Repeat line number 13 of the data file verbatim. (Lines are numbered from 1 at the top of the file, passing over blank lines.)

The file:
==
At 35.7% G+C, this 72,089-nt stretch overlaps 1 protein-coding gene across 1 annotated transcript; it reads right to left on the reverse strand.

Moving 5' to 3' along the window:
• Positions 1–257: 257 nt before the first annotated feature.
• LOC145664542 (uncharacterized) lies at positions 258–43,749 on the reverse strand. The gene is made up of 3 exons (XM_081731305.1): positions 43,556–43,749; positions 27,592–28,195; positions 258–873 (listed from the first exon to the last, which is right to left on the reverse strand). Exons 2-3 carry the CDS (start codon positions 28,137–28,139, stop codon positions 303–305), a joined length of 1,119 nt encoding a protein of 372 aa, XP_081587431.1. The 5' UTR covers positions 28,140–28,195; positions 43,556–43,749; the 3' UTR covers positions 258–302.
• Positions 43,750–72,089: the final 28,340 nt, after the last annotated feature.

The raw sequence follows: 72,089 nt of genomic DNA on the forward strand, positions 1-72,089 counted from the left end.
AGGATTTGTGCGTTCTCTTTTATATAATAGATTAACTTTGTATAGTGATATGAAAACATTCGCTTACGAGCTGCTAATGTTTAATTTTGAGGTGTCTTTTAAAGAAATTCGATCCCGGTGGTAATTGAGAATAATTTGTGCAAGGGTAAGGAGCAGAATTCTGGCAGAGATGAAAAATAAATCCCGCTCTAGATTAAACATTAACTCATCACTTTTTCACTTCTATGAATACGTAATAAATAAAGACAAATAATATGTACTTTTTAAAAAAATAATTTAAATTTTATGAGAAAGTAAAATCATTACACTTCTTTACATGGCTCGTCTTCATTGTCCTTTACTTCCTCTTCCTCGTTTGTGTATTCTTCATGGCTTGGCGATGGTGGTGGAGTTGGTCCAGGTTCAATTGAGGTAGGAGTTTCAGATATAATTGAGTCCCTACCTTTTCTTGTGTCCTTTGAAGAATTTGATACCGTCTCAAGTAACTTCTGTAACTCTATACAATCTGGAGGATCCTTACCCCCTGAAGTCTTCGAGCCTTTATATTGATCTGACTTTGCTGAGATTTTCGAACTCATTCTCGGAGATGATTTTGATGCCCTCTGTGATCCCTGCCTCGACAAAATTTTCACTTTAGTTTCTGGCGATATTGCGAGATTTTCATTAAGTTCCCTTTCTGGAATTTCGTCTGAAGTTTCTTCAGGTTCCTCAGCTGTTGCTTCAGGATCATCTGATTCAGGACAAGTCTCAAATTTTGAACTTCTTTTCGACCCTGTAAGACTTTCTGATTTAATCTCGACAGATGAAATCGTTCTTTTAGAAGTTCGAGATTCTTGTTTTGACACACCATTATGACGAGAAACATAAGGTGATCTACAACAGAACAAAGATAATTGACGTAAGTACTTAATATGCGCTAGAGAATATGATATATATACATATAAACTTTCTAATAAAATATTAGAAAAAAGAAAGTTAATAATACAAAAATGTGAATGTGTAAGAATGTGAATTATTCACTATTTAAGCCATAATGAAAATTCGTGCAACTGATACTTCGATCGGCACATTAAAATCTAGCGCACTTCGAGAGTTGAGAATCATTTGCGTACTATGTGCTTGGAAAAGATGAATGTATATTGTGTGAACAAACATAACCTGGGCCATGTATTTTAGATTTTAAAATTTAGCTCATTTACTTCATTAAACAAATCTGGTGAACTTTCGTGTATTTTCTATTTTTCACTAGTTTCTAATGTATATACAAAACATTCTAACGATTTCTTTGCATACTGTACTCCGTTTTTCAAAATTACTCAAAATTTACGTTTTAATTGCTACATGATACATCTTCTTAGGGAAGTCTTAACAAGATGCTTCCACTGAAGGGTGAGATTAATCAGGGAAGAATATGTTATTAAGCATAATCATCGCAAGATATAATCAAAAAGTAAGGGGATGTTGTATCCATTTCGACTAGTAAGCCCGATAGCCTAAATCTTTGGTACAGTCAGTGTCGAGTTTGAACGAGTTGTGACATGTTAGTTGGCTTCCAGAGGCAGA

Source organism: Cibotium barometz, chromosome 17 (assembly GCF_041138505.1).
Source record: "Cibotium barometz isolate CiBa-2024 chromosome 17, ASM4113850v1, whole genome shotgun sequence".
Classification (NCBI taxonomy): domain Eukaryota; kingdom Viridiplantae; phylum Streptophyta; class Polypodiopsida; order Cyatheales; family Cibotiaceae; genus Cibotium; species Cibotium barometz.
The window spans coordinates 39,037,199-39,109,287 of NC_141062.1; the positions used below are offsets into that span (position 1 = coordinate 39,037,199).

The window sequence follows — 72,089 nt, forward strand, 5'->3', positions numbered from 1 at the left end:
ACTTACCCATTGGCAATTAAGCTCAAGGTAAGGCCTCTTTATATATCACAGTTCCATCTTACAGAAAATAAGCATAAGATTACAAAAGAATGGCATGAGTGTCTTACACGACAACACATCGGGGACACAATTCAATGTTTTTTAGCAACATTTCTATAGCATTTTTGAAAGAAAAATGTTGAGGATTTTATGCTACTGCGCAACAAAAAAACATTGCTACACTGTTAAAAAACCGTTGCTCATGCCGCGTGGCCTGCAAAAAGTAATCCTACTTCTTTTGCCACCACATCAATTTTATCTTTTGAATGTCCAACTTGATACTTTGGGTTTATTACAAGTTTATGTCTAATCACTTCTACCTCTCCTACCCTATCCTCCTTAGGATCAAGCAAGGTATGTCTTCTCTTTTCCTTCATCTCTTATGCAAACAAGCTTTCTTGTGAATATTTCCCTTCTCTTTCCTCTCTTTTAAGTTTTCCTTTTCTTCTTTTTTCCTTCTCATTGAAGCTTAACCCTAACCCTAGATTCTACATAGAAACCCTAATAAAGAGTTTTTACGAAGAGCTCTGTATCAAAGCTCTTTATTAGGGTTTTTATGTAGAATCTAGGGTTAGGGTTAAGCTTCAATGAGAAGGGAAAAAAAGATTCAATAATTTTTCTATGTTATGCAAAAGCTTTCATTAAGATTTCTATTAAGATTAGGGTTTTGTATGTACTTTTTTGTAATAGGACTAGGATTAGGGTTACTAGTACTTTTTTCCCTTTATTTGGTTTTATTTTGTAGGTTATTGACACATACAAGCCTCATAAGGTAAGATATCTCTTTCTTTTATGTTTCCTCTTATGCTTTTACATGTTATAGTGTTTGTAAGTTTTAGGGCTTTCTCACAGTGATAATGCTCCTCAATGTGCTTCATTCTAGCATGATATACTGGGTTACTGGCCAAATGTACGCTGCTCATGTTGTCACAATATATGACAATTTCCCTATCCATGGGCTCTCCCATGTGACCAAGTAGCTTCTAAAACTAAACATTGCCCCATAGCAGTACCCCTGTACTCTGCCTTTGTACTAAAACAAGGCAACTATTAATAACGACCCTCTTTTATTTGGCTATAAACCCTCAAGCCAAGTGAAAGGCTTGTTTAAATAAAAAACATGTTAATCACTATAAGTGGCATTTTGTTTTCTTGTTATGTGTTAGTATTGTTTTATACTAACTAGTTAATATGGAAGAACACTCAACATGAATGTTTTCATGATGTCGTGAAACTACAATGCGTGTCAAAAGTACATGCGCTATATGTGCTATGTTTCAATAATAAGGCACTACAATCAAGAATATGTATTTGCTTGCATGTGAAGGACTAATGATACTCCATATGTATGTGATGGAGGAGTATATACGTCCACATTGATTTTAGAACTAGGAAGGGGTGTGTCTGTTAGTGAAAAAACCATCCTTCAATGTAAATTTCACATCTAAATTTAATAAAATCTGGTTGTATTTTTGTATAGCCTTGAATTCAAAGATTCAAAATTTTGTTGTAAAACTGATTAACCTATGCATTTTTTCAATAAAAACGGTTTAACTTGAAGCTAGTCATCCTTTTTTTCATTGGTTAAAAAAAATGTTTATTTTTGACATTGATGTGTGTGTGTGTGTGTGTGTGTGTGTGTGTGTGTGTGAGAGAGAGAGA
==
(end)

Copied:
ACTTACCCATTGGCAATTAAGCTCAAGGTAAGGCCTCTTTATATATCACAGTTCCATCTTACAGAAAATAAGCATAAGATTACAAAAGAATGGCATGAGTGTCTTACACGACAACACATCGGGGACACAATTCAATGTTTTTTAGCAACATTTCTATAGCATTTTTGAAAGAAAAATGTTGAGGATTTTATGCTACTGCGCAACAAAAAAACATTGCTACACTGTTAAAAAACCGTTGCTCATGCCGCGTGGCCTGCAAAAAGTAATCCTACTTCTTTTGCCACCACATCAATTTTATCTTTTGAATGTCCAACTTGATACTTTGGGTTTATTACAAGTTTATGTCTAATCACTTCTACCTCTCCTACCCTATCCTCCTTAGGATCAAGCAAGGTATGTCTTCTCTTTTCCTTCATCTCTTATGCAAACAAGCTTTCTTGTGAATATTTCCCTTCTCTTTCCTCTCTTTTAAGTTTTCCTTTTCTTCTTTTTTCCTTCTCATTGAAGCTTAACCCTAACCCTAGATTCTACATAGAAACCCTAATAAAGAGTTTTTACGAAGAGCTCTGTATCAAAGCTCTTTATTAGGGTTTTTATGTAGAATCTAGGGTTAGGGTTAAGCTTCAATGAGAAGGGAAAAAAAGATTCAATAATTTTTCTATGTTATGCAAAAGCTTTCATTAAGATTTCTATTAAGATTAGGGTTTTGTATGTACTTTTTTGTAATAGGACTAGGATTAGGGTTACTAGTACTTTTTTCCCTTTATTTGGTTTTATTTTGTAGGTTATTGACACATACAAGCCTCATAAGGTAAGATATCTCTTTCTTTTATGTTTCCTCTTATGCTTTTACATGTTATAGTGTTTGTAAGTTTTAGGGCTTTCTCACAGTGATAATGCTCCTCAATGTGCTTCATTCTAGCATGATATACTGGGTTACTGGCCAAATGTACGCTGCTCATGTTGTCACAATATATGACAATTTCCCTATCCATGGGCTCTCCCATGTGACCAAGTAGCTTCTAAAACTAAACATTGCCCCATAGCAGTACCCCTGTACTCTGCCTTTGTACTAAAACAAGGCAACTATTAATAACGACCCTCTTTTATTTGGCTATAAACCCTCAAGCCAAGTGAAAGGCTTGTTTAAATAAAAAACATGTTAATCACTATAAGTGGCATTTTGTTTTCTTGTTATGTGTTAGTATTGTTTTATACTAACTAGTTAATATGGAAGAACACTCAACATGAATGTTTTCATGATGTCGTGAAACTACAATGCGTGTCAAAAGTACATGCGCTATATGTGCTATGTTTCAATAATAAGGCACTACAATCAAGAATATGTATTTGCTTGCATGTGAAGGACTAATGATACTCCATATGTATGTGATGGAGGAGTATATACGTCCACATTGATTTTAGAACTAGGAAGGGGTGTGTCTGTTAGTGAAAAAACCATCCTTCAATGTAAATTTCACATCTAAATTTAATAAAATCTGGTTGTATTTTTGTATAGCCTTGAATTCAAAGATTCAAAATTTTGTTGTAAAACTGATTAACCTATGCATTTTTTCAATAAAAACGGTTTAACTTGAAGCTAGTCATCCTTTTTTTCATTGGTTAAAAAAAATGTTTATTTTTGACATTGATGTGTGTGTGTGTGTGTGTGTGTGTGTGTGTGTGTGTGAGAGAGAGAGA